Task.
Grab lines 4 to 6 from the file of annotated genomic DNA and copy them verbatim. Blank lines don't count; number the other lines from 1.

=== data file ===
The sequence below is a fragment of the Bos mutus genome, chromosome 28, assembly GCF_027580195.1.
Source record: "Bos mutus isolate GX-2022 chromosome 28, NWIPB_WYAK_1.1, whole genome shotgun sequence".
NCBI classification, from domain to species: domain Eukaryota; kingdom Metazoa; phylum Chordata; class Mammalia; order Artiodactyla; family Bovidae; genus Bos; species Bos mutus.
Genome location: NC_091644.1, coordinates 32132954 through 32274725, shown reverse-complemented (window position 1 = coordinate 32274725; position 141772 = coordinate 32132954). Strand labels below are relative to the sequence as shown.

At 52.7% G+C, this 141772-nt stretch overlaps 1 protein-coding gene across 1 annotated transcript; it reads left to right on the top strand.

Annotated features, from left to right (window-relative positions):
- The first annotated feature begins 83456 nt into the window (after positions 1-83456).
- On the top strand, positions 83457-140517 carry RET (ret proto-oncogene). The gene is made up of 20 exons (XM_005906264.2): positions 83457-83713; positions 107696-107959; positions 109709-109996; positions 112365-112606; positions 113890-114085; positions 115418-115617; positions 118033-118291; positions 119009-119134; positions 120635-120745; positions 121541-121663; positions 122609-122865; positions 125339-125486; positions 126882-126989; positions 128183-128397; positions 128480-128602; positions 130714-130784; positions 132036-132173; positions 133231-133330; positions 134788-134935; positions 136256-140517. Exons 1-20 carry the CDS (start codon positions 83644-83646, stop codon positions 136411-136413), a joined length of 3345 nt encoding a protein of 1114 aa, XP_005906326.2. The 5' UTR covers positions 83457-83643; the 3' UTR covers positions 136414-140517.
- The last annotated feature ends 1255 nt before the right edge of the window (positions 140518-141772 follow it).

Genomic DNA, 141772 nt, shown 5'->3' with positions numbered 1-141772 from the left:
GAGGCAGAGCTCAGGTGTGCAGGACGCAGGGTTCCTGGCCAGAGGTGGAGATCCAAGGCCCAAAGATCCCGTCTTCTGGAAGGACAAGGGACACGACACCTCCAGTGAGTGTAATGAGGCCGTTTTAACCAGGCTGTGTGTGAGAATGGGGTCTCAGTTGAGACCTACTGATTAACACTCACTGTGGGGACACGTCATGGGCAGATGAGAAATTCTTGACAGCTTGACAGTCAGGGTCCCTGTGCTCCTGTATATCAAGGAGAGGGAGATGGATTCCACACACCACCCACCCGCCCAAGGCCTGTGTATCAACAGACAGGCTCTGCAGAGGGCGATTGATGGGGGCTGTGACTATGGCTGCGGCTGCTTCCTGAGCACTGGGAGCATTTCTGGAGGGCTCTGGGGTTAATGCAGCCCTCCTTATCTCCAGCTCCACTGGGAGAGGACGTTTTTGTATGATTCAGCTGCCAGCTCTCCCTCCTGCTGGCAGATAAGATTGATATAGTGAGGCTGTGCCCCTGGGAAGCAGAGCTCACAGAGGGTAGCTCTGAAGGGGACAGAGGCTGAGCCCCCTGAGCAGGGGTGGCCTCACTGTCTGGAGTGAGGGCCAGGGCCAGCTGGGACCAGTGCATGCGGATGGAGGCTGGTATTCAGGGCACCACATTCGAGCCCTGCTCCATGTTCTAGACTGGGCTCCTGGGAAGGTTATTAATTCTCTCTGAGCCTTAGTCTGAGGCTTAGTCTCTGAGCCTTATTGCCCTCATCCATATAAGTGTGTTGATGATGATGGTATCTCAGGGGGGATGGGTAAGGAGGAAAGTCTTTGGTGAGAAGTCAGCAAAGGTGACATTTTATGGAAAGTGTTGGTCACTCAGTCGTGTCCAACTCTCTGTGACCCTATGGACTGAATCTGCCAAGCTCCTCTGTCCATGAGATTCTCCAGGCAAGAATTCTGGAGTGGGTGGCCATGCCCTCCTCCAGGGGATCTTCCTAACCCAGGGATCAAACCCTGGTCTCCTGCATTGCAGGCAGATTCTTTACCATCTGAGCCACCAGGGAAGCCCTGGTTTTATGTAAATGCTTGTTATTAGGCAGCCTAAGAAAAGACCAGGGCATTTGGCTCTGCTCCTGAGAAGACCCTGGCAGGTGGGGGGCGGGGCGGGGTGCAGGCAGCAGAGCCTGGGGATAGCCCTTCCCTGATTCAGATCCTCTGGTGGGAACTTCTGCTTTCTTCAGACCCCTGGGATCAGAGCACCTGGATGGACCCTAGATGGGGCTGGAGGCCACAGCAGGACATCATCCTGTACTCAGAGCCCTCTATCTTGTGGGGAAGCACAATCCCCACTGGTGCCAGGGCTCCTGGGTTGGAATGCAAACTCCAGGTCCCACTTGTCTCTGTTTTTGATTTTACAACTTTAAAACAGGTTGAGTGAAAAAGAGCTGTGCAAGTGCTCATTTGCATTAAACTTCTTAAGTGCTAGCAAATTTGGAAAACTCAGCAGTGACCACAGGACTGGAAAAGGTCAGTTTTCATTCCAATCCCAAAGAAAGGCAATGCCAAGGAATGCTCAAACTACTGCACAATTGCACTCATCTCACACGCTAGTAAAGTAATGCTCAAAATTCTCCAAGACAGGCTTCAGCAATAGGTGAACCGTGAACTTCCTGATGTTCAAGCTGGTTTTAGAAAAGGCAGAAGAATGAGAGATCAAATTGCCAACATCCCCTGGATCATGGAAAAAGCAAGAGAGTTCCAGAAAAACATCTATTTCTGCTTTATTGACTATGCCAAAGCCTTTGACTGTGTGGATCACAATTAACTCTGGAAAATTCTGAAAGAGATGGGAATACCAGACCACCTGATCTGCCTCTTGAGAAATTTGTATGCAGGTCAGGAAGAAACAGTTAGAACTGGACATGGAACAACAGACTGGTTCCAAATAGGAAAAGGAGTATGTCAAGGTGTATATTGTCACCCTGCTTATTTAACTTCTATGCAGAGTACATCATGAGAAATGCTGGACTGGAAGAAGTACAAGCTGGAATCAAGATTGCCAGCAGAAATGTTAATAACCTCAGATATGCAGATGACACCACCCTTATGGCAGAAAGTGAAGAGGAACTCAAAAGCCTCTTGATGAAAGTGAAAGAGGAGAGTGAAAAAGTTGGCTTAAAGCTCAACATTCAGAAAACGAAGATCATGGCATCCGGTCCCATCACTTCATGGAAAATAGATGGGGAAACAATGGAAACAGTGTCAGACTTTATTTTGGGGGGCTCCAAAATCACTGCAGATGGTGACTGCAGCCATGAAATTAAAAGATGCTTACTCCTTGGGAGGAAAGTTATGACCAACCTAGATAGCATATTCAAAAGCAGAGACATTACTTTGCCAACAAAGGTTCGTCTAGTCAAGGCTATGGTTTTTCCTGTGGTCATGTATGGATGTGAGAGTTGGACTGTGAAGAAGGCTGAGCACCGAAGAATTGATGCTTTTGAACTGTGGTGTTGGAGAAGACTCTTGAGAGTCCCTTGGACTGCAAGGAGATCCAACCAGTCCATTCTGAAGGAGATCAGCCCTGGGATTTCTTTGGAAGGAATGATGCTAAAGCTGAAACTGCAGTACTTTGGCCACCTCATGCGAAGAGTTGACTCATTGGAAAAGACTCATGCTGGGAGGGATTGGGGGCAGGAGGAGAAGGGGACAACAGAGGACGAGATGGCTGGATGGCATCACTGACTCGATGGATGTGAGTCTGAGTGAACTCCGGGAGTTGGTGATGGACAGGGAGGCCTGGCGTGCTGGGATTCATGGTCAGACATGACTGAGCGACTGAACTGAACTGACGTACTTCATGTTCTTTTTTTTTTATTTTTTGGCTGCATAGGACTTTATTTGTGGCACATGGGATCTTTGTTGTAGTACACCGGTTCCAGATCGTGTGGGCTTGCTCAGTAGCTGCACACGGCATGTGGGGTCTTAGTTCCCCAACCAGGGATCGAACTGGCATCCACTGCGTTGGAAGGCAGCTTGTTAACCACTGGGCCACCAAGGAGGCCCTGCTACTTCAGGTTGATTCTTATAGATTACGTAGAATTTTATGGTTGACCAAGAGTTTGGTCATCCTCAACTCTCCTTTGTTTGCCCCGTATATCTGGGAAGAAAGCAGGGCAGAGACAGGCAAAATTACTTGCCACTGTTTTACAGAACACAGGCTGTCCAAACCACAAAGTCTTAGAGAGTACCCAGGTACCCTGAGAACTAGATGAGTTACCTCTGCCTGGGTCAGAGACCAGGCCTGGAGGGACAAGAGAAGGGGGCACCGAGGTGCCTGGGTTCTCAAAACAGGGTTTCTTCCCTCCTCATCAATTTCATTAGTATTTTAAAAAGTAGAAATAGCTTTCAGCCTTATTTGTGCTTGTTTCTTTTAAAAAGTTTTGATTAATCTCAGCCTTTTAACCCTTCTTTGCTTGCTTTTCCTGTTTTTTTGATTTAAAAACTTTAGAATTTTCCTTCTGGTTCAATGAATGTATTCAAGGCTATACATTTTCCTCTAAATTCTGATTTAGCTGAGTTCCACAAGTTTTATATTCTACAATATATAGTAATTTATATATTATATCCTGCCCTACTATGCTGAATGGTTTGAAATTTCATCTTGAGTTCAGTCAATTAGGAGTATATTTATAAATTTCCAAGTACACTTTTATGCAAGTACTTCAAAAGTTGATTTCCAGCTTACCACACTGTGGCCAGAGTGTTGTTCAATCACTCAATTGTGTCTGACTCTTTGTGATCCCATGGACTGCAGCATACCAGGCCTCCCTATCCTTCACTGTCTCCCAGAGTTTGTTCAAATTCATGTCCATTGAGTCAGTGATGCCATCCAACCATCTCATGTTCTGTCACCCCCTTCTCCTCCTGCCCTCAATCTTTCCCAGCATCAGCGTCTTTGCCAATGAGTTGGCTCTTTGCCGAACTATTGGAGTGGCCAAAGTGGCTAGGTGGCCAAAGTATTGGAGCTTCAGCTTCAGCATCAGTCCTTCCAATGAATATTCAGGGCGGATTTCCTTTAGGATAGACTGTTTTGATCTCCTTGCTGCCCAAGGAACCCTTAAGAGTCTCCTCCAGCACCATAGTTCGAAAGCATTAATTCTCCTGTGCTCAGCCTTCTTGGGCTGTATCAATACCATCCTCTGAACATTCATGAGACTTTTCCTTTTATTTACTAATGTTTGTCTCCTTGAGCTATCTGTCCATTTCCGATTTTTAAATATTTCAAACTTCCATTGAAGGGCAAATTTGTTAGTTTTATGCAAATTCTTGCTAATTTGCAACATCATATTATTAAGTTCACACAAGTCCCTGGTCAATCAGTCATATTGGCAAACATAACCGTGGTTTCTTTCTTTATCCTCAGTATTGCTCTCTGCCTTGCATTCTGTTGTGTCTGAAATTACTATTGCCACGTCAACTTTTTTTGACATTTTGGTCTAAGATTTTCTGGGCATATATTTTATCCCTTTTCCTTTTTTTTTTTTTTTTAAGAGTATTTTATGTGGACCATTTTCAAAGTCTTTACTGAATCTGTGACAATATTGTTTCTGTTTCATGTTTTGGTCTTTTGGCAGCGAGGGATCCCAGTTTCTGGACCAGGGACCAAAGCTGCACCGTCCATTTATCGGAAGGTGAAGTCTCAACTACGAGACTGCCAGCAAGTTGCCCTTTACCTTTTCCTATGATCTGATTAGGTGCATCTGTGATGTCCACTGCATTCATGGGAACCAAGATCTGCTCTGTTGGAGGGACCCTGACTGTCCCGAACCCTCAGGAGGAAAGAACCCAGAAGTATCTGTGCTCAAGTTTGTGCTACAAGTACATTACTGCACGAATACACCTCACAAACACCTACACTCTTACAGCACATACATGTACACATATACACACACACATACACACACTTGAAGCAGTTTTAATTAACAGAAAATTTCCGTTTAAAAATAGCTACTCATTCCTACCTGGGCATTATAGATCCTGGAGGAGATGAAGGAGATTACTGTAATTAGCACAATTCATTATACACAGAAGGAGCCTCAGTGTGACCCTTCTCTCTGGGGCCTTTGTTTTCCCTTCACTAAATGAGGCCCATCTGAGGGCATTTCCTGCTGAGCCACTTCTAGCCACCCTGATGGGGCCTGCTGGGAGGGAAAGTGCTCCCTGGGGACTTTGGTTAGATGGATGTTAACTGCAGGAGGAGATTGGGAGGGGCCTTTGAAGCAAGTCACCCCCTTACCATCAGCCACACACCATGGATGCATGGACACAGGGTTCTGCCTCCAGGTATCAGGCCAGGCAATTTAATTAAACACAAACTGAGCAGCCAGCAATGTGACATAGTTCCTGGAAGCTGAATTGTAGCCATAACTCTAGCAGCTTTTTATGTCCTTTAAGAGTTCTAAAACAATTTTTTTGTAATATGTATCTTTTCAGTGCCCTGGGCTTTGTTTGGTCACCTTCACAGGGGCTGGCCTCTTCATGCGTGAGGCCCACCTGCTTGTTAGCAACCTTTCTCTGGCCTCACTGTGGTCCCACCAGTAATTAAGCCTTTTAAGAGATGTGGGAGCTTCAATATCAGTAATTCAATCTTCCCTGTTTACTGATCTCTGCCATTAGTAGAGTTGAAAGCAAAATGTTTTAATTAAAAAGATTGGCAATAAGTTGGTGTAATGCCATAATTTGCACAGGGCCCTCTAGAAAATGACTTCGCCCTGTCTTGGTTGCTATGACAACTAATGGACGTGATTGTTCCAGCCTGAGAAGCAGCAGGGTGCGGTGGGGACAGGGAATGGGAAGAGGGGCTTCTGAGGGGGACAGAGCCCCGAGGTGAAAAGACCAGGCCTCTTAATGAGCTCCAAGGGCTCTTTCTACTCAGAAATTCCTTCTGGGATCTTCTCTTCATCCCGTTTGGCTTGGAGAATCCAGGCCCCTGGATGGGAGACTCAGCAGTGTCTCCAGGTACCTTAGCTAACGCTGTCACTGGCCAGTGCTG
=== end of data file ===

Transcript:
Genome location: NC_091644.1, coordinates 32132954 through 32274725, shown reverse-complemented (window position 1 = coordinate 32274725; position 141772 = coordinate 32132954). Strand labels below are relative to the sequence as shown.

At 52.7% G+C, this 141772-nt stretch overlaps 1 protein-coding gene across 1 annotated transcript; it reads left to right on the top strand.

Annotated features, from left to right (window-relative positions):